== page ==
Dismiss Notice
Join Physics Forums Today!
The friendliest, high quality science and math community on the planet! Everyone who loves science is here!

Iterating general commutative operations

  1. Feb 12, 2009 #1
    So multiplication is an iteration of addition and exponentiation is the iteration of multiplication, i.e. a "second" iteration of multiplication (let's say it's a "right-iteration", i.e. (a+(a+a))). Addition is commutative, its first iteration is commutative, but its second iteration isn't. My question is: given an arbitrary commutative operation @, if we continue iterating it, do we always eventually get a non-commutative operation? If no, is there a fixed n such that for some i<n, the i-th iteration of every commutative operation is non-commutative?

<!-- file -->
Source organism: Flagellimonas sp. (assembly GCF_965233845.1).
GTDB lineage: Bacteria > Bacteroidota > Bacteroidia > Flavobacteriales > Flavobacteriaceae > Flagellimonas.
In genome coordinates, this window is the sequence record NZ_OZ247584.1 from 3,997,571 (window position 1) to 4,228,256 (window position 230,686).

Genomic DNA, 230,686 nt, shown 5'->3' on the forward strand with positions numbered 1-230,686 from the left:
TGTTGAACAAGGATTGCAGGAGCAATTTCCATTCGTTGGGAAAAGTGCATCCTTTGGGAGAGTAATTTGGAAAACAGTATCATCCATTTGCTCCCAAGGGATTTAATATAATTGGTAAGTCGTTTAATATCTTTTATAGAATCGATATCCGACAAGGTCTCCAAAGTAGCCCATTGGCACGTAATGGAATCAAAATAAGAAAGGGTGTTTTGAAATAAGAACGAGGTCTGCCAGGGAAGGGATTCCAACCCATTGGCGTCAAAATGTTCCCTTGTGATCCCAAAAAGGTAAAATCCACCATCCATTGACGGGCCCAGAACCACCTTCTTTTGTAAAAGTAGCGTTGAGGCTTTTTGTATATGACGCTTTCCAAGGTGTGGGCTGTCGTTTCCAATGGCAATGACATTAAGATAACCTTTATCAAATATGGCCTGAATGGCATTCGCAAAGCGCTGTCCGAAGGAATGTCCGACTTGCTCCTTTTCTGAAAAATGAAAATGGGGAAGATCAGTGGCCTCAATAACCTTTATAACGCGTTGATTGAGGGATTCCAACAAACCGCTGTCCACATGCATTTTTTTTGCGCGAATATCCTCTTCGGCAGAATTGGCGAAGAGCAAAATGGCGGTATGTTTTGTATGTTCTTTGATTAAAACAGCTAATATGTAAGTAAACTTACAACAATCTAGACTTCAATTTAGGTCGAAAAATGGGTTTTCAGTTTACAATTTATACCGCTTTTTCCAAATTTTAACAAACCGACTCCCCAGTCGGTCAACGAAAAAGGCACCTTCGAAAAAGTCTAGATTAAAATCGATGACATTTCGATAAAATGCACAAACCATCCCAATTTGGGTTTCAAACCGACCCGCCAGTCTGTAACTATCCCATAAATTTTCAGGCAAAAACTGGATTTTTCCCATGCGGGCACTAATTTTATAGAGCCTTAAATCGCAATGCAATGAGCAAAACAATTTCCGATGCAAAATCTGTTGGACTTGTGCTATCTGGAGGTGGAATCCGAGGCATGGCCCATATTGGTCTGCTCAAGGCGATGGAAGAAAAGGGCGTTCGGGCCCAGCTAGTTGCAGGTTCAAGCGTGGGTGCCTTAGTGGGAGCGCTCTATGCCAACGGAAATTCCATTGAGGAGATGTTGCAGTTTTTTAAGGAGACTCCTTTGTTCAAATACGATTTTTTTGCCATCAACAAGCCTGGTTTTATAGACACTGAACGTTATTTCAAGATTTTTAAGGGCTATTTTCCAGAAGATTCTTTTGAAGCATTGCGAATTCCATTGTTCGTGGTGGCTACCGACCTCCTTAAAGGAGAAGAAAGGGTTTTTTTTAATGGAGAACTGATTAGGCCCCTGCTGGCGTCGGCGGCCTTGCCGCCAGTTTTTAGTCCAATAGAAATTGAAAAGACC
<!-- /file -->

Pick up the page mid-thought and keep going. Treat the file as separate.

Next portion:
(For a*b+2 and a^b + b^a, the first iteration is already non-commutative.)

    Also, is it possible to obtain a commutative operation by iterating a non-commutative one?
  2. jcsd
Share this great discussion with others via Reddit, Google+, Twitter, or Facebook

Can you offer guidance or do you also need help?